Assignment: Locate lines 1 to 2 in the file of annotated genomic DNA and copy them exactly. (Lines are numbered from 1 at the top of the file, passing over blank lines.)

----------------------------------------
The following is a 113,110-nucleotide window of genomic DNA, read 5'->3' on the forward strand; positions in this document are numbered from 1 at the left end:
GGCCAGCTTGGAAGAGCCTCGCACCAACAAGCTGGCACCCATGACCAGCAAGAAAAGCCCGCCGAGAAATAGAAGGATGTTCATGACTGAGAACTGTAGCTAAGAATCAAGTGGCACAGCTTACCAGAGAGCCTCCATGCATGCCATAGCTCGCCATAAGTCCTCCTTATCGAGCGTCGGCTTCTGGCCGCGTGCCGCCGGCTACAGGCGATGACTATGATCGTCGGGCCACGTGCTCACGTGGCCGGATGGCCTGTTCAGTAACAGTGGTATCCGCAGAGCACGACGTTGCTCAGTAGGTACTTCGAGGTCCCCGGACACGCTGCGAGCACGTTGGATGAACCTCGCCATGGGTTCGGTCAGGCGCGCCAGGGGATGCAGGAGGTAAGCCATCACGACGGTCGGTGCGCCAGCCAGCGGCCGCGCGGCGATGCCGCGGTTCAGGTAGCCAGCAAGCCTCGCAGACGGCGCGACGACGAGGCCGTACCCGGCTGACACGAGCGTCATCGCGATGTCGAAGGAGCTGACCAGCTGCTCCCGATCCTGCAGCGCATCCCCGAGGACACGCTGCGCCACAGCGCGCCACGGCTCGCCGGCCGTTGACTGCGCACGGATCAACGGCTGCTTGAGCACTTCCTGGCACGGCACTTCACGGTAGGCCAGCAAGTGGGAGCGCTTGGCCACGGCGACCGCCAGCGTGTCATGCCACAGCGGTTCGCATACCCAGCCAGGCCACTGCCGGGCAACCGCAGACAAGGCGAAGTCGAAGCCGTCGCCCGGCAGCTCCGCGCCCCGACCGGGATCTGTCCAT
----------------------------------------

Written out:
The following is a 113,110-nucleotide window of genomic DNA, read 5'->3' on the forward strand; positions in this document are numbered from 1 at the left end:
GGCCAGCTTGGAAGAGCCTCGCACCAACAAGCTGGCACCCATGACCAGCAAGAAAAGCCCGCCGAGAAATAGAAGGATGTTCATGACTGAGAACTGTAGCTAAGAATCAAGTGGCACAGCTTACCAGAGAGCCTCCATGCATGCCATAGCTCGCCATAAGTCCTCCTTATCGAGCGTCGGCTTCTGGCCGCGTGCCGCCGGCTACAGGCGATGACTATGATCGTCGGGCCACGTGCTCACGTGGCCGGATGGCCTGTTCAGTAACAGTGGTATCCGCAGAGCACGACGTTGCTCAGTAGGTACTTCGAGGTCCCCGGACACGCTGCGAGCACGTTGGATGAACCTCGCCATGGGTTCGGTCAGGCGCGCCAGGGGATGCAGGAGGTAAGCCATCACGACGGTCGGTGCGCCAGCCAGCGGCCGCGCGGCGATGCCGCGGTTCAGGTAGCCAGCAAGCCTCGCAGACGGCGCGACGACGAGGCCGTACCCGGCTGACACGAGCGTCATCGCGATGTCGAAGGAGCTGACCAGCTGCTCCCGATCCTGCAGCGCATCCCCGAGGACACGCTGCGCCACAGCGCGCCACGGCTCGCCGGCCGTTGACTGCGCACGGATCAACGGCTGCTTGAGCACTTCCTGGCACGGCACTTCACGGTAGGCCAGCAAGTGGGAGCGCTTGGCCACGGCGACCGCCAGCGTGTCATGCCACAGCGGTTCGCATACCCAGCCAGGCCACTGCCGGGCAACCGCAGACAAGGCGAAGTCGAAGCCGTCGCCCGGCAGCTCCGCGCCCCGACCGGGATCTGTCCAT